Welcome back to the Family Matters rewind. I hope you all have been catching up on Family Matters on Hulu in the meantime, in preparation for some good old Winslow 90’s nostalgia with the second episode of Family Matters season one.
Unfortunately, there’s not a lot to unpack in the second official episode of the series, which gave me little in the way of good material; what with the lack of any good jokes, interesting set pieces or character development, it’s lucky I found anything to write about at all. I mean, I could complain about Carl, but no one’s interested perusing two straight pages of pure irrational disgust. Actually, my disgust for Carl has actually diminished a nibble. More on that below. Note, this is the last episode of the series where any reference to our beloved predecessor Perfect Strangers is made.
Hey! Look who it is! Well hey, Jaimee Foxworth! Our permanent Judy for the rest of her ill-fated series run. If you are unfamiliar with sad ballad of Jaimee Foxworth, well…here’s a primer. Still, she got to say a couple of things this episode. In fact, up until a certain point in this series, the focus is primarily on the adults. For the time being Eddie, Laura and Judy more or less have equal screen time…so far (evil Urkel laughing in the distance).
Our plot: Since the Winslows are effectively coded as the middle-class Huxtables, we have some grousing about the bills and since Carl is the MAN of the house he takes care of the bills. Except the general rule is to never bother Carl while he’s doing them. Lord knows Carl’s not aggressive enough to blow his top or anything, so I don’t get all the pussyfooting around. He doesn’t even seem annoyed. That might be the point (eruption of bottled up emotions later) but it never gets that payoff.
Apparently, Rachel and the kids are eating him out of house and home and Eddie is being his typical simple, spoiled self and asking for expensive-ass shoes. Carl being Carl comes up with a wonderful solution to their money problems: pester his beleaguered working housewife Harriette about getting a raise, as if he can’t get off his tuckus and do the same thing. So Harriette agrees and the next day back from work we find out she asked for the raise only for it to become the catalyst for her being fired. Wuh-oh. Apparently being an elevator operator isn’t a sustainable job in Reagan’s economy and the robots are already taking over. So, onto sitcom plot #847554: one of the ‘rents is out of a job and the family needs to pull it together until they get a new one. Of course, Harriette goes through a few rejections, gets dejected, and eventually wins a new job, by using the good old adage of motherhood being the most demanding job there is — but a few more things…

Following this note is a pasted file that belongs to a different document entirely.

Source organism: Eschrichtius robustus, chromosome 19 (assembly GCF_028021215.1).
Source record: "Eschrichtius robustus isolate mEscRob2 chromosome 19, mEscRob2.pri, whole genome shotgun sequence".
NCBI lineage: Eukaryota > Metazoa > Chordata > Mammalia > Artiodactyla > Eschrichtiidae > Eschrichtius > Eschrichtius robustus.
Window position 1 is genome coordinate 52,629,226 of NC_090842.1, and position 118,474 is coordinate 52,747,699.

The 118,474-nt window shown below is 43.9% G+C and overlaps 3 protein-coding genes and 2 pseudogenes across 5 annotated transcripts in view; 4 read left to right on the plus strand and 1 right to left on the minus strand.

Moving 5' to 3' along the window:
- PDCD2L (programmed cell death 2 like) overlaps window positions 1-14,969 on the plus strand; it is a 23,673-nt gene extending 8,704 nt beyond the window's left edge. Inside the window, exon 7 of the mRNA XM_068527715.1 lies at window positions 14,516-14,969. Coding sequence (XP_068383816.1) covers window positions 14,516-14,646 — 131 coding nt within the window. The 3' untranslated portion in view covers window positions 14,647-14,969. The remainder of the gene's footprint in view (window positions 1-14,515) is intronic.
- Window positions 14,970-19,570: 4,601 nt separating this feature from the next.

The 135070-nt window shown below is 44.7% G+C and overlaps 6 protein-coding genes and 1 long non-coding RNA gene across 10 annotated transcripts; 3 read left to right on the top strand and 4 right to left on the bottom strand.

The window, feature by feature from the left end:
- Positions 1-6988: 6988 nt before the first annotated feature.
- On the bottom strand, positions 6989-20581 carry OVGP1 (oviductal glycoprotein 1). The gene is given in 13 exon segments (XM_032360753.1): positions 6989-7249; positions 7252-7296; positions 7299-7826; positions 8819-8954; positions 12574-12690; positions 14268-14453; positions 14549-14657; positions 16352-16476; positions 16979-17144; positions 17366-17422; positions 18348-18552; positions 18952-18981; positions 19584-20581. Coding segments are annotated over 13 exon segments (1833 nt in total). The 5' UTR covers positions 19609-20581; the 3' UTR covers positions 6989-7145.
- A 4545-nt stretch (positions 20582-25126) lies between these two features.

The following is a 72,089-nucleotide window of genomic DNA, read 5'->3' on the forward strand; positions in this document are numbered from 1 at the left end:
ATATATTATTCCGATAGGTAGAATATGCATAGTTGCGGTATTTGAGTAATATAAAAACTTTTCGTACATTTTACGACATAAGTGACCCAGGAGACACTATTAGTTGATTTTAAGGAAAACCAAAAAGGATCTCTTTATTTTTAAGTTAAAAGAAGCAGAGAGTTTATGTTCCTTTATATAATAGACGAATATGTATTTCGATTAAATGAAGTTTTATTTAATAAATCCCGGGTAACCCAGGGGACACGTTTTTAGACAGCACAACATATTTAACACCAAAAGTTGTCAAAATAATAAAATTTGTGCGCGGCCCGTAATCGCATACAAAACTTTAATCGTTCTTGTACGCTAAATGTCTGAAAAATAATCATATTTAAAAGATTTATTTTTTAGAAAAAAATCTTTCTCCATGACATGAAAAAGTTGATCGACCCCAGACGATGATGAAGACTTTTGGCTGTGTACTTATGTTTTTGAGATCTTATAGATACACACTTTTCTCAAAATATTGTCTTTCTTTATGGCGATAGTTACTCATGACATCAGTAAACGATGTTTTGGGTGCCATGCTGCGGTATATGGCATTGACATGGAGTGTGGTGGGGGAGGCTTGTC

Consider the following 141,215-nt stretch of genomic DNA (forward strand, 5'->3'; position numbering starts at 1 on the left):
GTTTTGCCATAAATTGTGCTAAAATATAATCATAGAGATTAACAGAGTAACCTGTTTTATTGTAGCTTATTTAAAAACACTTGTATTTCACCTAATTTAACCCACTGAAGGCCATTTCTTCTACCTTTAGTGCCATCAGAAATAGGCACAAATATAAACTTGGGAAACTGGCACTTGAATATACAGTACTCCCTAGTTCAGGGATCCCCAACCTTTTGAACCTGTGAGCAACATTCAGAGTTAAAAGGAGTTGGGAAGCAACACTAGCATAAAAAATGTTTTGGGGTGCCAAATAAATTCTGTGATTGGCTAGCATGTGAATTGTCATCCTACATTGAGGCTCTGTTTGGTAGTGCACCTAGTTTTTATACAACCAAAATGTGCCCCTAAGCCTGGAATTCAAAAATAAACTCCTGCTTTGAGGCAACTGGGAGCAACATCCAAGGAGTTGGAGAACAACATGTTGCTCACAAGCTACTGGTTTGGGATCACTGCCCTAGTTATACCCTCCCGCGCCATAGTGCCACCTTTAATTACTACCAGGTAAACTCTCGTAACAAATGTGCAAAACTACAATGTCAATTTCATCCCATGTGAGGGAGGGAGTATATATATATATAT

The following criticisms may come off as more than a little nitpicky as we are dealing with a sitcom plot where we are given no sense of time or the progression thereof. From the perspective of a 22-minute show, it may seem like Harriette was out of work for 2 weeks, but it could’ve been for two months for all we know.
I prefer to believe the former, simply because it’s funnier: the complete financial degeneration of the Winslow household coming about simply because one parent is out of work for several days (but of course Harriette would be the one holding that home together).
It’s also apparent that Carl should probably stop doing the bills because in a home with both parents working, they had nothing set aside in case of emergencies?
Question: What the hell does Rachel do again besides wear artsy hats?
I may derive more pleasure than is justifiable from dogging Carl and his meek, whiny, Droopy dog demeanor, but he actually came off pretty well this episode — dare I say, sweet and supportive? Despite it being his fault for them being in their predicament in the first place, he was consistently optimistic and refused to let his wife give up or wallow in misery. We get a bit of backstory about them meeting at the police academy and you can actually see clearly the first time why on earth Harriette would ever choose this man. Carl is truly the Nice Guy that got The Girl.
That being said, Carl and Harriette give us our first woohoo kiss of the series, generating as much electricity together as two pieces of paper.
Speaking of the police, it’s the second episode, and thus far we have been told Carl works for the police but have not yet seen him go to work or wear a uniform. Turns out, he’s freaking SERGEANT!? They must be paying him jack squat at that department, if one parent being out of work is enough to reduce them to cornbread and turnips.
Judy Winslow screen time recorded (approximately): 3 min 21 sec.
In addendum: What kind of ridiculousness is this? You can’t get a reboot of your own show (that Netflix is handing out candy) but they’ll stick you on the milquetoast reboot of show you guested on for a ridiculous continuity-bending crossover episode? Fuller House, I rebuke you!
Ashley is a lifelong Blerd that is happy to finally have a name to place to her nerdy tendencies. She enjoys, video games, K-pop, reading everything that can be read. She believes there are never enough hours in the day to write.